The Third of the Five C’s Revisited – Collateral

November 30, 2017


Whether it's a lender trying to sound optimistic about the outcome of a loan, or a prospective borrower making a case for why his loan should be granted, we've heard a common refrain over the years:

“Don’t worry, there’s lots of collateral.”

Unfortunately, these are frequently famous last words. 

Collateral is the third C of lending (learn about the second C here) and is definitely taken into consideration during the business loan decision process, but it is not the only or even most important aspect involved in the overall process. As we have said before, the obvious goal in lending is to be repaid. The reason to legally secure a loan with collateral is to have a secondary or even tertiary source of repayment in the event that the borrower incurs unforeseen events that hinder their ability to repay the debt.

Collateral Approval in Lending

In order for collateral to provide a source of repayment, the pledged asset has to be converted to cash and this process of liquidation, depending on what the collateral may be, can be very time consuming and expensive. The lender may find out that many of the business assets that they have a security interest in have little or no actual value that can be used to repay the debt.

One of the first decisions to be made in the approval process will include – What type of assets are available as collateral and what is the value? What discount should the lender apply to each asset class? Banks will normally have loan policies that they are expected to adhere to. They may want to loan only 50% on inventory and 70% on accounts receivable, etc. If equipment is involved, if it is specialized and has a limited marketability becomes a relevant factor. Locating collateral and taking possession of the collateral may be difficult and expensive. Sometimes it may be difficult for a business owner to understand this side of the equation when he or she is focused on the original cost of machinery, equipment, fixtures and inventory.

Real Estate Collateral

Historically, real estate lending has been a primary component of economic “booms and busts”. The Savings and Loan Crisis of the late 1980’s saw real estate values plummeting, financial institution failures and foreclosures all become a common place occurrence. More recently, the housing bubble burst, resulting in tremendous losses for many housing lenders and agencies, coinciding with a severe decline in real estate values in many areas of the country. Real estate is often regarded as the best type of collateral, as it offers the least amount of risk for a lender, but in reality a concentration of real estate loans has proven to be the downfall of many financial institutions.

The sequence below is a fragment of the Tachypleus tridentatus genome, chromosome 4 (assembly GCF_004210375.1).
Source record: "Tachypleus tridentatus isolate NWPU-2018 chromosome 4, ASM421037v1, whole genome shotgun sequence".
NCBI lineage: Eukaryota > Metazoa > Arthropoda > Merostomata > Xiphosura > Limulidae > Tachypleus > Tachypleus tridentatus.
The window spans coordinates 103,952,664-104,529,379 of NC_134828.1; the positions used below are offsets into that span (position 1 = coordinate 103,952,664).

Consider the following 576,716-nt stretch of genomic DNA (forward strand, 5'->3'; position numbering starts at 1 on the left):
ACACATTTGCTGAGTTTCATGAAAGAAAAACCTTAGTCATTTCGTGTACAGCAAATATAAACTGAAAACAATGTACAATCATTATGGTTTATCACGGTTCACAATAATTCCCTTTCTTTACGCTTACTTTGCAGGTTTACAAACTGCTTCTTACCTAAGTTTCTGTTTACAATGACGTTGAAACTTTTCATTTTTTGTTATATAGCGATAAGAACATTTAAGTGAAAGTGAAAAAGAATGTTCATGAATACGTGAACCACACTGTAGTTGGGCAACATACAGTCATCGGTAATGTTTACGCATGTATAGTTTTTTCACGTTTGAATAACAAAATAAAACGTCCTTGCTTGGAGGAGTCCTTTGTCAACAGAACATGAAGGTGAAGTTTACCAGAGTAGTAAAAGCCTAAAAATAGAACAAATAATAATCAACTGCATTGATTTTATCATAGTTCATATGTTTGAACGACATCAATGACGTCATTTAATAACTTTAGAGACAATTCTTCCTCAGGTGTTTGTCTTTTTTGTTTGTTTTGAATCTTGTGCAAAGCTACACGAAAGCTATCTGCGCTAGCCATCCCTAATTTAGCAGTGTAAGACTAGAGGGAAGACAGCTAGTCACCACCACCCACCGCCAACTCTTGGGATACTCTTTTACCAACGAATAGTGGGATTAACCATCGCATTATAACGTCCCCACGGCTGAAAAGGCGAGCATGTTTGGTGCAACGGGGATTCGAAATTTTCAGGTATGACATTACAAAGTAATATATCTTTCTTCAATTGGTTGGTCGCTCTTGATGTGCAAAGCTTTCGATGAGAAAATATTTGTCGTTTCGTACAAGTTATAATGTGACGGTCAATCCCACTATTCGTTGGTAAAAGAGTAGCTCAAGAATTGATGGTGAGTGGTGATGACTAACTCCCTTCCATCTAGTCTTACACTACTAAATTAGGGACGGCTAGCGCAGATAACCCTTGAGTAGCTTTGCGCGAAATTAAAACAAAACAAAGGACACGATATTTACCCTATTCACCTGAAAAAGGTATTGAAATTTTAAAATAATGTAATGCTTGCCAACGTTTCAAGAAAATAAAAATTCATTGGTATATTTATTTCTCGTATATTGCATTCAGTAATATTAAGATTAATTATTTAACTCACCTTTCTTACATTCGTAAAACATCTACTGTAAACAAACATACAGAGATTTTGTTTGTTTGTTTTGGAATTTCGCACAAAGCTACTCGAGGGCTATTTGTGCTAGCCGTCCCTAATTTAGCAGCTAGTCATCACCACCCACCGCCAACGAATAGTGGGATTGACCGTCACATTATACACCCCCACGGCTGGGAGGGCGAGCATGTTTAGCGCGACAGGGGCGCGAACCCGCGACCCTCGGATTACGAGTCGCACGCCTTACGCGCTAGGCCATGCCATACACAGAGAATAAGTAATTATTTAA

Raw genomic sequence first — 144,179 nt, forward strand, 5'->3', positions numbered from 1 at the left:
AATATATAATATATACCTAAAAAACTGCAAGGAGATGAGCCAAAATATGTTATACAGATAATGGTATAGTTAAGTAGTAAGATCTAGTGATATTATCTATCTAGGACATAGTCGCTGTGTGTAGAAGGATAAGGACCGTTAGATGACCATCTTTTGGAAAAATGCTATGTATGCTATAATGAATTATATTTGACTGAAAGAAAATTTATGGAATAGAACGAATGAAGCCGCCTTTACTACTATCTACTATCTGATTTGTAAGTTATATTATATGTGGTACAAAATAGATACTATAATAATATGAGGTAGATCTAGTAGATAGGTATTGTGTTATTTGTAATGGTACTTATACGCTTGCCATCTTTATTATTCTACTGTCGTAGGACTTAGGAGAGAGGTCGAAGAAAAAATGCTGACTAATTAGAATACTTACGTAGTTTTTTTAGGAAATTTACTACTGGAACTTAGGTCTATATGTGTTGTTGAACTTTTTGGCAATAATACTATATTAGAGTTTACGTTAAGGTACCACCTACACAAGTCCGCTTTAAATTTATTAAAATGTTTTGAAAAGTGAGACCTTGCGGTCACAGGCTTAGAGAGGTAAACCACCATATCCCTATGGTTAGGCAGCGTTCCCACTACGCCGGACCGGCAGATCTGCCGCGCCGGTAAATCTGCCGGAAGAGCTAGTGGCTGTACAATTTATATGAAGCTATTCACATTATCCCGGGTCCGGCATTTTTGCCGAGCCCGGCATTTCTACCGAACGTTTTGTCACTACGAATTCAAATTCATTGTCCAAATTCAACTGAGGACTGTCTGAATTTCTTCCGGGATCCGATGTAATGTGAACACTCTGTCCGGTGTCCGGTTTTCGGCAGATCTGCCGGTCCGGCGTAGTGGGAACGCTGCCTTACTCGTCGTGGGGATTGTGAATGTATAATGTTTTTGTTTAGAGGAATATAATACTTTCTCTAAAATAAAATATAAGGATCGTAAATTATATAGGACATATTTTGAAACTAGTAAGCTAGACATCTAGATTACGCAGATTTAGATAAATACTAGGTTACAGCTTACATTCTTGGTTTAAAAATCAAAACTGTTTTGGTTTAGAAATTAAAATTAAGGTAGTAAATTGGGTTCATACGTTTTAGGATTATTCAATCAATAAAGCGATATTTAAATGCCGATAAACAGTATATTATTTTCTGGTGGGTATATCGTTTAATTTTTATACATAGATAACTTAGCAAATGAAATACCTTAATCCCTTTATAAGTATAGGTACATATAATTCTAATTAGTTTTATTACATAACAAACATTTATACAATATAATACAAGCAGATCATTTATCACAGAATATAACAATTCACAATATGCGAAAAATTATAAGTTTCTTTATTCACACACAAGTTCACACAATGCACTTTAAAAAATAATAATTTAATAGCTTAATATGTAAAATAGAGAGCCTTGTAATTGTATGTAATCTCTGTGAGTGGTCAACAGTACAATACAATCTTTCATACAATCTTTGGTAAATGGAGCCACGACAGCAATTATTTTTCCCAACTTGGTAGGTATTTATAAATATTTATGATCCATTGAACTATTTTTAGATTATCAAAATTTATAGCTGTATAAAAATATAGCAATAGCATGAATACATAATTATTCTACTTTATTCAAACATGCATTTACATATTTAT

Loans secured by real estate will also have “loan to value” requirements based on the type of real estate. Another consideration is what is the best way to value the collateral? When real estate is taken as collateral, there are appraisal regulations and other accepted guidelines in determining what the collateral value may be. As mentioned previously, the “value” of real estate collateral may vary widely due to time and circumstances. As with other types of collateral, the liquidation value of real estate collateral or what is eventually left to be paid on the debt is uncertain and determined by many factors. The costs of foreclosure, holding and repair costs, the condition of improvements to the property, and marketing and brokerage costs to sell the property must all be considered when putting up real estate for collateral.

Ultimately, collateral is an important component of the credit decision, but when an individual or business is in need of credit as a necessary and prudent part of their business plan, it is always a good idea to give the other four “C”s of lending the necessary consideration. The past is strewn with the skeletons of many who said, “Don’t worry, there is lots of collateral”.

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Topics: Featured, Accounting & Finance

Gary Green

Business Bank of Texas

Gary attended the University of Texas for his undergraduate degree, and then went on to receive a master’s degree from the Southwestern Graduate School of Banking. Since then he’s worked at several banks, most recently as the branch president of First National Bank Edinburg. Prior to that, he served as the senior vice president at Prosperity Bank. Gary has been in banking for over 40 years, and in the Austin market for nearly 30 of those.
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